Yarr, he stole my song!
by Simon Thompson on September 20, 2013 - 11:55pm
As a student and young adult, who may or may not use the Internet for less-than-legal reasons, I am concerned by the storm of controversy surrounding the subject of Internet piracy. I try to keep myself up to date on worldwide news about the legal ramifications of things such as peer-to-peer sharing. It was during one of my searches that I stumbled across an article, written earlier this year, about a new system put in place in the United States of America. This system, called the Copyright Alert System, was the Center for Copyright Information's newest method of mitigating piracy on the web. It does so by sending infringement notices to people who are suspected of peer-to-peer sharing. If the notices are ignored, then internet service providers have the right to take "mitigating actions" as they see fit. American web surfers are complaining that the recent push in anti-piracy laws is motivated by greed, pointing out that the Center for Copyright Information is owned by companies such as Verizon, AT&T, Comcast, Cablevision and Time Warner Cable. On the other hand, major companies denounce Internet pirates as criminals who steal from artists and content producers, effectively crippling the industry. This leads to ask:
Should Internet piracy be considered stealing, not only in the USA but across the world?
My point of view, and that of the Electronic Frontier Foundation, is that piracy should not be considered stealing. Before widespread use of the Internet, music and movies were shared between friends or burned onto CDs and no big deal was made over that. Since the popularization of peer-to-peer sharing through sites such as uTorrent, sharing music skyrocketed from a few friends to millions of downloaders. It's only now that companies a decrying the free sharing of content as morally wrong, which shows that their underlying motive might be related to a loss in profits. Licensing companies are feeling a loss of control over their industry and are trying to bully common citizens into respecting their absolute authority over the media industry. Unfortunately, no method has so far proven to be even remotely effective at stopping Internet piracy, and the Copyright Alert System is no exception. It would be good for the major firms to realize that in order to stay on top of things, they have to respect the autonomy of its clients and adapt to the new age of media.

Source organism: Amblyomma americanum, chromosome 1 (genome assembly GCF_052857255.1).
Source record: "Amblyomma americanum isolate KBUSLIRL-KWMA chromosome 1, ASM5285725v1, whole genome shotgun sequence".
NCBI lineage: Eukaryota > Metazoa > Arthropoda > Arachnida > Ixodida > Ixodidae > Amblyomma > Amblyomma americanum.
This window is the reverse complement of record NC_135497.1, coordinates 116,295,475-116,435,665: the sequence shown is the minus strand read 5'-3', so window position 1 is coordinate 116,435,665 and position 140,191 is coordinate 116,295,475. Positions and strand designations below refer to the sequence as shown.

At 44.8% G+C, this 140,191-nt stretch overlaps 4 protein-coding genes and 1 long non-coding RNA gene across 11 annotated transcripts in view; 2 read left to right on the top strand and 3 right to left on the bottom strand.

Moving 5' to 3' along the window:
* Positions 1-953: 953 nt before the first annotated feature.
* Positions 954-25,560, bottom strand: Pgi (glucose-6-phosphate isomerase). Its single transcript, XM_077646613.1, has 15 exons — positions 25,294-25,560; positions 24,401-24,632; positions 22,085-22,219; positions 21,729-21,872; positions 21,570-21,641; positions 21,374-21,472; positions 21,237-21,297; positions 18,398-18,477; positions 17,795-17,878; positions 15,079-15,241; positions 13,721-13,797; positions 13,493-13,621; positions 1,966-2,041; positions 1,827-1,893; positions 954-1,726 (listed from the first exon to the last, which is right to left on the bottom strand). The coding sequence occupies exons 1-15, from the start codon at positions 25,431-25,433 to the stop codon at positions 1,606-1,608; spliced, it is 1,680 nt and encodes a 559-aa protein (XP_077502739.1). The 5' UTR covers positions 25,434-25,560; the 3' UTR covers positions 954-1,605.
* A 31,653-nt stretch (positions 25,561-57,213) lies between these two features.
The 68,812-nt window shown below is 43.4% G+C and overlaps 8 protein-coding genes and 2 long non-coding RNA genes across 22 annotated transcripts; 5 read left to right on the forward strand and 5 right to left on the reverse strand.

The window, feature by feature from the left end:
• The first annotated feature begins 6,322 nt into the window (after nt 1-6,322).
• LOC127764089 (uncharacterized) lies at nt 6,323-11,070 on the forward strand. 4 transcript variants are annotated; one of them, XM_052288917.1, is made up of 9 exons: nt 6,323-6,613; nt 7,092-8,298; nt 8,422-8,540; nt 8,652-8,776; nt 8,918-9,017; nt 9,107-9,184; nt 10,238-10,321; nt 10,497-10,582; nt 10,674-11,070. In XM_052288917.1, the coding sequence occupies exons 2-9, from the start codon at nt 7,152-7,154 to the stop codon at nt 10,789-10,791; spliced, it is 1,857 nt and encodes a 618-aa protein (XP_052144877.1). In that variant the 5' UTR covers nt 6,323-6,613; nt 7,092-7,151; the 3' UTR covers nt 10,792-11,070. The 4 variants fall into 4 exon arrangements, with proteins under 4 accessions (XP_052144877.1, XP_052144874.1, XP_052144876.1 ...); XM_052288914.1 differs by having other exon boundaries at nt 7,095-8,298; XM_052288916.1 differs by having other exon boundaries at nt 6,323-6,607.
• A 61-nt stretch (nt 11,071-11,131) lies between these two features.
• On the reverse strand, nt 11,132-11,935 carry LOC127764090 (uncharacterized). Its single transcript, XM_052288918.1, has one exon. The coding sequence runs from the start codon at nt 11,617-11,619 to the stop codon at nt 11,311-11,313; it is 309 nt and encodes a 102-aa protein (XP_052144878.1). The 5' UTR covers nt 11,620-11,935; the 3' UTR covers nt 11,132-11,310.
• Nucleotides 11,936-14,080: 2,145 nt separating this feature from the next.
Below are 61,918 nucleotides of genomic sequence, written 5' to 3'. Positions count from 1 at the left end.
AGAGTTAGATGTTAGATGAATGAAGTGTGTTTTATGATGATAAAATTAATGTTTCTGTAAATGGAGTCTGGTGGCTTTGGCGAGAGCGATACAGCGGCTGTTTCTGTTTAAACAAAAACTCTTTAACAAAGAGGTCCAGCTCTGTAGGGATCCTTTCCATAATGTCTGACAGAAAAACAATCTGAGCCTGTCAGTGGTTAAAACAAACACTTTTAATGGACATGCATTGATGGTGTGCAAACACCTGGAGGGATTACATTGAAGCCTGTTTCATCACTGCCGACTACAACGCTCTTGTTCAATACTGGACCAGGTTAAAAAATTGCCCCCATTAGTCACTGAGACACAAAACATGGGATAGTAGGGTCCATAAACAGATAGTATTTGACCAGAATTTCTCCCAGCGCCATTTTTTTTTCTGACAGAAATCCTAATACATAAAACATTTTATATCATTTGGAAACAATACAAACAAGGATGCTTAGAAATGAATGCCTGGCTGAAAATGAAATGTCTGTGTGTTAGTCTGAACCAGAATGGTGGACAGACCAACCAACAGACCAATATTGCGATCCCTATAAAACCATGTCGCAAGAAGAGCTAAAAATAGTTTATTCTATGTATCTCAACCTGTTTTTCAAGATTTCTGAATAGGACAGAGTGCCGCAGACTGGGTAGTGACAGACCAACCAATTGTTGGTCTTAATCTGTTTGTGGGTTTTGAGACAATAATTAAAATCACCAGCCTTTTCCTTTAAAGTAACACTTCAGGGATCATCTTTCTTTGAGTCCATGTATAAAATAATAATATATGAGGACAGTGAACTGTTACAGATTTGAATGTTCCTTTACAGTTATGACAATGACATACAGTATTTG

On the other hand, companies and artists blame the peer-to-peer sharers for cutting into their profits and stifling growth. Since pirates don't pay for content which would normally be sold for money, pirating is stealing and stealing is against the law. Artists who take their profession seriously and dedicate their lives to it depend on a steady income from sales. With a continuous rise in pirated content being linked to a decrease in online and in-store sales, it is getting harder and harder for fledgeling content creators to rise to success through the traditional means. Peer-to-peer sharers are putting their own desires in front of the financial well-being of artists and companies, using the safety found in anonimity to freely download whatever they want, when they want. Peer-to-peer networks should not be allowed to monetize the distribution of free content, because doing so boils down to indirectly stealing money from the original creators and taking advantage of people in such a way is wrong.
Do you think that companies should be allowed to control the flow of content on the web, or should they adapt to the times and invent a new way?